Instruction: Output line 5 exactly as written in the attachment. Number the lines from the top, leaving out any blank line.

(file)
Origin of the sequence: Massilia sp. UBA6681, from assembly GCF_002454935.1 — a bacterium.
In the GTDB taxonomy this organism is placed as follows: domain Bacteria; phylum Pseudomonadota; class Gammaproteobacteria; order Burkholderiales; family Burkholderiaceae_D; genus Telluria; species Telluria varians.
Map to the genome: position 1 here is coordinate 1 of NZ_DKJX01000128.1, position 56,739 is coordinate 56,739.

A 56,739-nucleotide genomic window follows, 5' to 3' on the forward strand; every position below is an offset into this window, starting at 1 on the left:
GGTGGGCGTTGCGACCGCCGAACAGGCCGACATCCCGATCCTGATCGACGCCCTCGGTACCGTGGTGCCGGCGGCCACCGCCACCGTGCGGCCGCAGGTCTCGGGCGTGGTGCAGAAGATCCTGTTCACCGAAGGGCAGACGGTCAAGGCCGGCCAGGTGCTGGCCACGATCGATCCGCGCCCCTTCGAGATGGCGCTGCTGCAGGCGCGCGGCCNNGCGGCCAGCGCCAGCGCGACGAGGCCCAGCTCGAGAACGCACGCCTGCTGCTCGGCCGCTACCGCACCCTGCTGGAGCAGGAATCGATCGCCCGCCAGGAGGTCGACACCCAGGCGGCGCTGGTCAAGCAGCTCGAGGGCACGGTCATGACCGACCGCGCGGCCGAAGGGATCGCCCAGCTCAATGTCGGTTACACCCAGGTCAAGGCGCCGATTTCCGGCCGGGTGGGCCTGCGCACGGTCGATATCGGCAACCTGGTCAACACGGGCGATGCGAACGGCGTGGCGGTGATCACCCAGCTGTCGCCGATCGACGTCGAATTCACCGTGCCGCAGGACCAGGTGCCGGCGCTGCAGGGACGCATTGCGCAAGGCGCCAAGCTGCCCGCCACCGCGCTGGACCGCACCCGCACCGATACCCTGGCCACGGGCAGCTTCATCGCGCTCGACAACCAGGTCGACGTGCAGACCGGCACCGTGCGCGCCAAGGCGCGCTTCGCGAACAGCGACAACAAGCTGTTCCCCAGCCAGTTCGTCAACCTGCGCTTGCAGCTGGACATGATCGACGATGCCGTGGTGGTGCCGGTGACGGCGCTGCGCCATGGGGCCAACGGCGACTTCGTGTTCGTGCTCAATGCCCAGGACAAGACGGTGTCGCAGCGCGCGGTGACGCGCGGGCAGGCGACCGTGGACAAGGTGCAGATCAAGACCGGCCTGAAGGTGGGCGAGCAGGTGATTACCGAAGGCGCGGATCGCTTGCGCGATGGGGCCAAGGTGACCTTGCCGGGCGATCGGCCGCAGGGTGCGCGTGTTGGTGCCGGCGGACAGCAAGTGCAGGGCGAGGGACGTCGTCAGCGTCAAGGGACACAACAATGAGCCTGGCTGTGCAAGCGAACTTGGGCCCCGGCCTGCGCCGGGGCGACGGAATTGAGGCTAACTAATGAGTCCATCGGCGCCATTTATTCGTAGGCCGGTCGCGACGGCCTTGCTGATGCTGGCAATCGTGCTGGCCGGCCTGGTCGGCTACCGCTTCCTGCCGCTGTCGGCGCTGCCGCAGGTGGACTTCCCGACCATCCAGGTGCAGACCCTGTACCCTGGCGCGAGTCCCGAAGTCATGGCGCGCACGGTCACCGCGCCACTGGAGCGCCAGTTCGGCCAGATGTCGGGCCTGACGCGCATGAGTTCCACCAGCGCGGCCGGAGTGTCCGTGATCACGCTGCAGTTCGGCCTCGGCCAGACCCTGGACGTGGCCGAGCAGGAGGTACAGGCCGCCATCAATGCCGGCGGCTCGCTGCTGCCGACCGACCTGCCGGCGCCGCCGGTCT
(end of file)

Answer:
GGTGGGCGTTGCGACCGCCGAACAGGCCGACATCCCGATCCTGATCGACGCCCTCGGTACCGTGGTGCCGGCGGCCACCGCCACCGTGCGGCCGCAGGTCTCGGGCGTGGTGCAGAAGATCCTGTTCACCGAAGGGCAGACGGTCAAGGCCGGCCAGGTGCTGGCCACGATCGATCCGCGCCCCTTCGAGATGGCGCTGCTGCAGGCGCGCGGCCNNGCGGCCAGCGCCAGCGCGACGAGGCCCAGCTCGAGAACGCACGCCTGCTGCTCGGCCGCTACCGCACCCTGCTGGAGCAGGAATCGATCGCCCGCCAGGAGGTCGACACCCAGGCGGCGCTGGTCAAGCAGCTCGAGGGCACGGTCATGACCGACCGCGCGGCCGAAGGGATCGCCCAGCTCAATGTCGGTTACACCCAGGTCAAGGCGCCGATTTCCGGCCGGGTGGGCCTGCGCACGGTCGATATCGGCAACCTGGTCAACACGGGCGATGCGAACGGCGTGGCGGTGATCACCCAGCTGTCGCCGATCGACGTCGAATTCACCGTGCCGCAGGACCAGGTGCCGGCGCTGCAGGGACGCATTGCGCAAGGCGCCAAGCTGCCCGCCACCGCGCTGGACCGCACCCGCACCGATACCCTGGCCACGGGCAGCTTCATCGCGCTCGACAACCAGGTCGACGTGCAGACCGGCACCGTGCGCGCCAAGGCGCGCTTCGCGAACAGCGACAACAAGCTGTTCCCCAGCCAGTTCGTCAACCTGCGCTTGCAGCTGGACATGATCGACGATGCCGTGGTGGTGCCGGTGACGGCGCTGCGCCATGGGGCCAACGGCGACTTCGTGTTCGTGCTCAATGCCCAGGACAAGACGGTGTCGCAGCGCGCGGTGACGCGCGGGCAGGCGACCGTGGACAAGGTGCAGATCAAGACCGGCCTGAAGGTGGGCGAGCAGGTGATTACCGAAGGCGCGGATCGCTTGCGCGATGGGGCCAAGGTGACCTTGCCGGGCGATCGGCCGCAGGGTGCGCGTGTTGGTGCCGGCGGACAGCAAGTGCAGGGCGAGGGACGTCGTCAGCGTCAAGGGACACAACAATGAGCCTGGCTGTGCAAGCGAACTTGGGCCCCGGCCTGCGCCGGGGCGACGGAATTGAGGCTAACTAATGAGTCCATCGGCGCCATTTATTCGTAGGCCGGTCGCGACGGCCTTGCTGATGCTGGCAATCGTGCTGGCCGGCCTGGTCGGCTACCGCTTCCTGCCGCTGTCGGCGCTGCCGCAGGTGGACTTCCCGACCATCCAGGTGCAGACCCTGTACCCTGGCGCGAGTCCCGAAGTCATGGCGCGCACGGTCACCGCGCCACTGGAGCGCCAGTTCGGCCAGATGTCGGGCCTGACGCGCATGAGTTCCACCAGCGCGGCCGGAGTGTCCGTGATCACGCTGCAGTTCGGCCTCGGCCAGACCCTGGACGTGGCCGAGCAGGAGGTACAGGCCGCCATCAATGCCGGCGGCTCGCTGCTGCCGACCGACCTGCCGGCGCCGCCGGTCT